The need for more goals and more action continues to shape the rule changes that take place in football, which increasingly favour attacking play. Various changes recently floated by FIFA and the International Football Association Board illustrate this. They have included; further diluting the offside rule, allowing ‘self passing’ at corners and free-kicks, and greater restrictions on what constitutes ‘contact’.
From the perspective of those governing the game, the entertainment value of football concentrates solely on creativity and the play moving as quickly as possible. It’s part of a wider trend that has seen the infantilization of football, an attempt to remove elements of the game that might be complicated, less appealing to a wider audience and less engaging to those who are not emotionally invested in the outcome.
We have reached a point now in football where almost every change that is introduced is done so in the hope of producing a sport that is more easily digestible to a mass audience. God forbid a tough centre half neutralises a mercurial midfield genius; heaven forfend that a side wastes time to break up the attacking momentum of the opposition; perish the thought that a defence should go out to kick an opponent off the park.
Beyond this, the desire for an entertaining â€˜productâ€™ and an appeal to neutrals also shapes support for football teams both domestically and internationally. By concentrating on the top six, Sky and BT are altering the way in which punters choose which English club to support.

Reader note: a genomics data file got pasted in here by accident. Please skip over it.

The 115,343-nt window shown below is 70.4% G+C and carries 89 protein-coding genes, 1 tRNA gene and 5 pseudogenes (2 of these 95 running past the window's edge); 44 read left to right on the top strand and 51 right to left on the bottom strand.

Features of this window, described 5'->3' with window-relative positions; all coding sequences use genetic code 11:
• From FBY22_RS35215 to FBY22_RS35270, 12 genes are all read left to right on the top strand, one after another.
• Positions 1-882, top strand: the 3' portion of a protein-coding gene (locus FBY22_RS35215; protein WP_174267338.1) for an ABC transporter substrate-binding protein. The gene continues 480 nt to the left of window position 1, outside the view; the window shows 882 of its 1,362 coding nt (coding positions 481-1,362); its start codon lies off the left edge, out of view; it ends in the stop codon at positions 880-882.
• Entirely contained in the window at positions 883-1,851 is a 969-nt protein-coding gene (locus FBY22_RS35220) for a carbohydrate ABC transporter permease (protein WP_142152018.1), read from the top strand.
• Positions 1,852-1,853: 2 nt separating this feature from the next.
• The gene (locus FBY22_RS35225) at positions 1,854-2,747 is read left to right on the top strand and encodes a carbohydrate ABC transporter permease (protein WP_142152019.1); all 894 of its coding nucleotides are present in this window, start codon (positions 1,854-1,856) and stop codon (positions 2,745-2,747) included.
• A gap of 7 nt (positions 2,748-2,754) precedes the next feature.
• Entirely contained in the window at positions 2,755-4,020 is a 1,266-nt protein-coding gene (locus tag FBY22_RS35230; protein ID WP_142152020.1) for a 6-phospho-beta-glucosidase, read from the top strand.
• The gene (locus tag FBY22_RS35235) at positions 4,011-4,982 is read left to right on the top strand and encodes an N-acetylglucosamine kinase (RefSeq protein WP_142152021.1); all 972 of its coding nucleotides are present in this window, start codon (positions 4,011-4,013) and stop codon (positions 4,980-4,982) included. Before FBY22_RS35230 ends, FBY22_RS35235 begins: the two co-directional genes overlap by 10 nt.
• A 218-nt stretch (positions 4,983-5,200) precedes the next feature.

If you are unable to experience live top-flight football (which is the case for many who tune into the Premier League both at home and abroad) then it increasingly makes sense to not just follow a club that wins (which used to be the case) but also one that you can regularly watch. Because of Sky and BT’s broadcast policy, the odds of somebody living in Thailand, the USA or Australia supporting Brighton, for example, are a lot slimmer than they are for that same person to support Liverpool, Spurs or Chelsea.
In an age when football has become something to buy and consume in your home, like Sky Movies, itâ€™s perhaps inevitable that the needs of those customers have come to matter more, and their entertainment has become a growing consideration.
But imagine a world where we stopped giving a shit about neutrals. It would be a world of reduced customers and therefore less money for TV deals, no bad thing. It would be a world where the Premier Leagueâ€™s dominance would be curtailed, also no bad thing. And it would be a world where football was more about the technical value of a performance, not just its aesthetic appeal and its goal tally. Definitely not a bad thing.
This world will almost certainly not come to pass. The modern football model, where a community of armchair fans get to collectively shape the gameâ€™s structure and narrative looks here to stay. Itâ€™s a shame though. Because football was never meant to be about them. It was meant to be about those who were emotionally invested in what was taking place, not those who regard our game as something indistinct from watching a film.
Jim Keoghan is the author of Evertonâ€™s Greatest Games, the Toffees Finest 50 Matches. Follow him on Twitter @jimmykeo